Do "Abominable Snowmen" exist? Prepare yourself for a shock. In the opinion of one of the world's leading naturalists, not one, but possibly four kinds, still walk the earth! Do they really live on the fringes of the towering Himalayas and the edge of myth-haunted Tibet? They do, but we are far more likely to catch one in the United States! Northern California and its almost impenetrable Klamath Forests may hide the astonishing answer. From how many areas in the world have factual reports of wild, strange, hairy men emanated? Every continent, except the Antarctic! Now at last, Ivan Sanderson, who has been accumulating material for 30 years on this subject, explains in language as plain and clear as a news flash just why no "Snowman" has ever been captured and kept for a zoo or a museum (one was caught during the last century, in Canada). What has Established Science had to say on the status of the "Snowman"? Why have the scientists played down the story? Why is the press so confused? The author explains the confusion of both, some of it deliberate. Learn, for what may be the first time, the true story of the continents, and above all, the vegetation which covers them. Learn why many areas thought to be well known are less known today than a hundred years ago. Learn why maps are so deceptive, and frequently entirely useless. Learn what the American Indian knows about this problem and why, until very recently, "he wouldn't talk." This is a book for those who want to discover the truth. The author, uniquely fitted by both intensive scientific training and his superb writing ability, tells this astonishing story and breaks down the barriers of Time and Space, showing in a bright light both how and why Mother Earth still clings to her ancient mysteries, and that the Age of Discovery has never really ended. New Edition!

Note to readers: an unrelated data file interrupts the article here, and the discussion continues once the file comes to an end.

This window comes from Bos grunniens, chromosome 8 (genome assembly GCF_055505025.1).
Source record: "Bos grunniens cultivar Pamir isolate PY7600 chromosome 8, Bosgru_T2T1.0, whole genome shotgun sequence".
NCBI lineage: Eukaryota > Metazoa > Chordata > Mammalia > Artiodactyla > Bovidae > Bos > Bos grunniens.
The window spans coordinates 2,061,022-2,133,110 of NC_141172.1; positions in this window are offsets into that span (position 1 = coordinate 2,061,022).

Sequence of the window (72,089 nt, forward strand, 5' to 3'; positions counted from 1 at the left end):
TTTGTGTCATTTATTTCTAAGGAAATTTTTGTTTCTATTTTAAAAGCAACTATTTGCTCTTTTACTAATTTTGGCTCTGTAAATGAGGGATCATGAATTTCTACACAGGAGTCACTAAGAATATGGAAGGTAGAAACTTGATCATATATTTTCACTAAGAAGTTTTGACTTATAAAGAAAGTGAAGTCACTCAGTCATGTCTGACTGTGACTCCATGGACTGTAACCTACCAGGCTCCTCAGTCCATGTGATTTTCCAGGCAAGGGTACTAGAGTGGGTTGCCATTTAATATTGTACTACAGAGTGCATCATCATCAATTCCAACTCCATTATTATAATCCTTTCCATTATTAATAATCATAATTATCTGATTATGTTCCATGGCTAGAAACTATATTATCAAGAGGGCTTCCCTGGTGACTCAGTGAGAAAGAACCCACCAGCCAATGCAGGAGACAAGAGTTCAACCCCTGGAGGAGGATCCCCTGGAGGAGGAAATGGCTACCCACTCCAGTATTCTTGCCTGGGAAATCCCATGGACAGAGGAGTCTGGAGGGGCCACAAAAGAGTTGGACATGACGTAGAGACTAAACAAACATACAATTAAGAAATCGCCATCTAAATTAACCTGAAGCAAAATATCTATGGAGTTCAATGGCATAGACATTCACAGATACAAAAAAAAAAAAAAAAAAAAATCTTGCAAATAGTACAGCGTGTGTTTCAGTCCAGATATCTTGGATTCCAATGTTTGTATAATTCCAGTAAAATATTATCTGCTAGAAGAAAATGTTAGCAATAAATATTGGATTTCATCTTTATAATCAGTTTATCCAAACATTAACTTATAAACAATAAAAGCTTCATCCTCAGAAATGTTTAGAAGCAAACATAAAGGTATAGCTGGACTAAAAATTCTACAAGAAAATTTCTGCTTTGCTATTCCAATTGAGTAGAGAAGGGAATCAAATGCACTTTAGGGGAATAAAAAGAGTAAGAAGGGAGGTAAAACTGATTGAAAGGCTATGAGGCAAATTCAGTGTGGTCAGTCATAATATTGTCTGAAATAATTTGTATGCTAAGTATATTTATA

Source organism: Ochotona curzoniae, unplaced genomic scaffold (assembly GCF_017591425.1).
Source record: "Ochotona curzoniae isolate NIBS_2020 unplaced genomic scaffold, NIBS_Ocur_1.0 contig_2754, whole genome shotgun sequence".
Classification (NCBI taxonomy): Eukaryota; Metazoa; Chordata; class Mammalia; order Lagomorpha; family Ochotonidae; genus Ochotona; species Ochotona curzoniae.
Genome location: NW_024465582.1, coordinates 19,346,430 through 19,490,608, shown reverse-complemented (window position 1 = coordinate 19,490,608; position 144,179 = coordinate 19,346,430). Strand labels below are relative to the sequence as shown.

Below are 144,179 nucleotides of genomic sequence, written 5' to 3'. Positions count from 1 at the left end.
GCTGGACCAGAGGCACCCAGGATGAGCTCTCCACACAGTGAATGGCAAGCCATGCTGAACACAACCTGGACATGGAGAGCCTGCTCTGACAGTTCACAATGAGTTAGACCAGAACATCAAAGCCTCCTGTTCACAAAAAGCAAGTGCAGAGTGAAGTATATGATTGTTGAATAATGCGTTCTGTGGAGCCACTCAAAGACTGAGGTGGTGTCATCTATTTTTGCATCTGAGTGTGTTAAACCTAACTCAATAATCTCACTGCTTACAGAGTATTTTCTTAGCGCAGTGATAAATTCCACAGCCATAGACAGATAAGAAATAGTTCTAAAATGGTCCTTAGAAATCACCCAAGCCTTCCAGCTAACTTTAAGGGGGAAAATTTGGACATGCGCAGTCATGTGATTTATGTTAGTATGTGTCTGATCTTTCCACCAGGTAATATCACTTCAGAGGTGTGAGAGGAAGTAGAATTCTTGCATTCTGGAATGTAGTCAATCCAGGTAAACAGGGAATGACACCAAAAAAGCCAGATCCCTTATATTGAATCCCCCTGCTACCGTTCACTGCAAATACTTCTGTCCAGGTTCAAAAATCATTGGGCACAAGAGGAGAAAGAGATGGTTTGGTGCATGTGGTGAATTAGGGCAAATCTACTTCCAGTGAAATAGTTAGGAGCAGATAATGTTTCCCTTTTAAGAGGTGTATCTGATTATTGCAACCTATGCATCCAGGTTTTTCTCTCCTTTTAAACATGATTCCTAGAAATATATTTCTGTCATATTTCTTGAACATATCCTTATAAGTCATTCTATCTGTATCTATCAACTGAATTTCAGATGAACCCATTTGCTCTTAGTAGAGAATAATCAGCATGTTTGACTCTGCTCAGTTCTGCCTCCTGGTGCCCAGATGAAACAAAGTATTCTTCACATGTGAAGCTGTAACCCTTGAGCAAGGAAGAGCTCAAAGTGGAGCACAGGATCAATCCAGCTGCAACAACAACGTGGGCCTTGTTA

ABOMINABLE SNOWMEN: LEGEND COME TO LIFE, The Story of Sub-Humans on Six Continents from the Early Ice Age Until Today, by Ivan T. Sanderson. 525 pages, 6x9 Paperback, Illustrated, Bibliography, and Index.